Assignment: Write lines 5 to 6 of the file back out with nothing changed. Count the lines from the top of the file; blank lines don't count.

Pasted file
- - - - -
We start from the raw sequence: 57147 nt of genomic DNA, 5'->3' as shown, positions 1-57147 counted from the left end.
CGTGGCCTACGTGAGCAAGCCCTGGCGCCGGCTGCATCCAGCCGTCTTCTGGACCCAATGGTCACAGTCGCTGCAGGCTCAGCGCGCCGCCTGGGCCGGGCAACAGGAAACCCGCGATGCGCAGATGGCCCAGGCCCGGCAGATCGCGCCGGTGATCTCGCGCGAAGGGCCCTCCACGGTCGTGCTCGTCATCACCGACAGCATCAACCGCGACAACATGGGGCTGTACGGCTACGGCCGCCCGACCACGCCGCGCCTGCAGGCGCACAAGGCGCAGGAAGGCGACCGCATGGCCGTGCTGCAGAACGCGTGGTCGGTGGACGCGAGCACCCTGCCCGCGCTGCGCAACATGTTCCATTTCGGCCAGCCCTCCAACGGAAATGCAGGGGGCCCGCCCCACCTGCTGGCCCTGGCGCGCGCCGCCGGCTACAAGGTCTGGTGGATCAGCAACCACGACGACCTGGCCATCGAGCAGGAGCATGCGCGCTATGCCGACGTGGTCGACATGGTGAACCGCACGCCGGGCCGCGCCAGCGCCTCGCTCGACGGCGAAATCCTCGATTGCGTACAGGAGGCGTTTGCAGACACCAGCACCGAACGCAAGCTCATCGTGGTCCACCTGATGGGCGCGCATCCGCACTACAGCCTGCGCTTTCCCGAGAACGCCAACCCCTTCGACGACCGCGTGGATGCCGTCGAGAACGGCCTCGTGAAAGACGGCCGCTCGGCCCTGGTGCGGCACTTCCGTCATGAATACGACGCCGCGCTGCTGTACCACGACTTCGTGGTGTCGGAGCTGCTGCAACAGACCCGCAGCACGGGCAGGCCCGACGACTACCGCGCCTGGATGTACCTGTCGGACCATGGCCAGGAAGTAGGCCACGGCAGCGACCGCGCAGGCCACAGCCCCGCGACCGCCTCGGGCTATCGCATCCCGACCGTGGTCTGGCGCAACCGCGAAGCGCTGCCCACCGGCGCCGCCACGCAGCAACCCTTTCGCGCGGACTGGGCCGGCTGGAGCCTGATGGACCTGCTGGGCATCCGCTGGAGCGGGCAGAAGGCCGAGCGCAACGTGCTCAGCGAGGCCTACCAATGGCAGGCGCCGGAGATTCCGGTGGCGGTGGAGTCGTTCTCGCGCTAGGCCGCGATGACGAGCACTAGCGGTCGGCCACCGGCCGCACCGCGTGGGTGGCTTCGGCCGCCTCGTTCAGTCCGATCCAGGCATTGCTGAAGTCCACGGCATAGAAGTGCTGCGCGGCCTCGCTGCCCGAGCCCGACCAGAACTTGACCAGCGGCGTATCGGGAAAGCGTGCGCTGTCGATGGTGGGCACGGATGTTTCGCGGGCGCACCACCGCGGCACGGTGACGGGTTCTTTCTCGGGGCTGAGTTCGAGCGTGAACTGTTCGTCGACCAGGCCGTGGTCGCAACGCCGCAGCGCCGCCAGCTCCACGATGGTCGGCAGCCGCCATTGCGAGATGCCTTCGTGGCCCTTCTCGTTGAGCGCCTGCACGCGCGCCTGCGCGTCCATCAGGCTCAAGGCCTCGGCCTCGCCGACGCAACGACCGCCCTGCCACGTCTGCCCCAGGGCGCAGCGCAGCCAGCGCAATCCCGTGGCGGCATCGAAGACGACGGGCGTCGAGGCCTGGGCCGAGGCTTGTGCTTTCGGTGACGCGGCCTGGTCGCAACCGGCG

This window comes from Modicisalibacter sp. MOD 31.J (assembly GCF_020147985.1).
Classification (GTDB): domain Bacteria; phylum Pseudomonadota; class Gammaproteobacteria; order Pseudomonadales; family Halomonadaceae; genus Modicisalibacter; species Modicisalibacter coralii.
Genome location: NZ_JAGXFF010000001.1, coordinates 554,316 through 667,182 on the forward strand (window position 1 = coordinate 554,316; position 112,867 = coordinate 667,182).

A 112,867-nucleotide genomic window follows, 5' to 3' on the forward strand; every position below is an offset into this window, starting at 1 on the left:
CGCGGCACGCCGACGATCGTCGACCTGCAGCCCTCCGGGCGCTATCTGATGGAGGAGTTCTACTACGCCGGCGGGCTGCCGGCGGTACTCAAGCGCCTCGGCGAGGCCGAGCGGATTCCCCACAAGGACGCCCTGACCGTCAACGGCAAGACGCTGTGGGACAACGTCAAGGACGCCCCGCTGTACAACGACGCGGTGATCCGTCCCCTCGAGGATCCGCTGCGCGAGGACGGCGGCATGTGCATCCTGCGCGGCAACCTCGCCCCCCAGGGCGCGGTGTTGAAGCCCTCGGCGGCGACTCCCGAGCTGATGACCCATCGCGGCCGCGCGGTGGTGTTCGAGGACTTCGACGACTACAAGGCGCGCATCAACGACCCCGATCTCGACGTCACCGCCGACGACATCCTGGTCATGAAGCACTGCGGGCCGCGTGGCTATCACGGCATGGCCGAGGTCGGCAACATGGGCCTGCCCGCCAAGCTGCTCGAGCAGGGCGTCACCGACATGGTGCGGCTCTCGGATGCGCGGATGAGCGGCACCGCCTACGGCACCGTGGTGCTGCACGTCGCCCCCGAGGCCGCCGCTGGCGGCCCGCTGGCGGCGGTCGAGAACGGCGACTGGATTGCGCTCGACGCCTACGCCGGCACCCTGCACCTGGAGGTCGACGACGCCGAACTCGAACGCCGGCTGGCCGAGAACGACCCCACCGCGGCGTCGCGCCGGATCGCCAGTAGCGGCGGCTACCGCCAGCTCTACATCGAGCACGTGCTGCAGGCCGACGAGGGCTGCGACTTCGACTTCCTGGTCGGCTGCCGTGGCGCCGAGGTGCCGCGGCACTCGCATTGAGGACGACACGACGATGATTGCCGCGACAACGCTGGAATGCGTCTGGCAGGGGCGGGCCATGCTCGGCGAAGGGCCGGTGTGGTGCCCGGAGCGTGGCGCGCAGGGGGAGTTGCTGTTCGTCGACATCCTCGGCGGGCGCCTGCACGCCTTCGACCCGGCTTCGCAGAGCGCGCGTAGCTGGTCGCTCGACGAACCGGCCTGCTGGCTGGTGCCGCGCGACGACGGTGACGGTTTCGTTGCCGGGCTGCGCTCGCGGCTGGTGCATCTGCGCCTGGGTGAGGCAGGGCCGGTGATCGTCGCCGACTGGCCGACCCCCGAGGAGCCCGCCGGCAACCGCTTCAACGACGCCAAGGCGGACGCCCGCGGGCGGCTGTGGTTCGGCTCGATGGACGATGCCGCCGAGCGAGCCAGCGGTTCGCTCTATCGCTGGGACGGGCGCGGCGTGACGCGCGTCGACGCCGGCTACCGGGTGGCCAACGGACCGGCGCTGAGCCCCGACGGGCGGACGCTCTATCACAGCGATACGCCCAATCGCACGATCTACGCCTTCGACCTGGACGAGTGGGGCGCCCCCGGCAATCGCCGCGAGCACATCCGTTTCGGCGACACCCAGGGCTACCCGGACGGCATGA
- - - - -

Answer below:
Genome location: NZ_JAGXFF010000001.1, coordinates 554,316 through 667,182 on the forward strand (window position 1 = coordinate 554,316; position 112,867 = coordinate 667,182).

A 112,867-nucleotide genomic window follows, 5' to 3' on the forward strand; every position below is an offset into this window, starting at 1 on the left: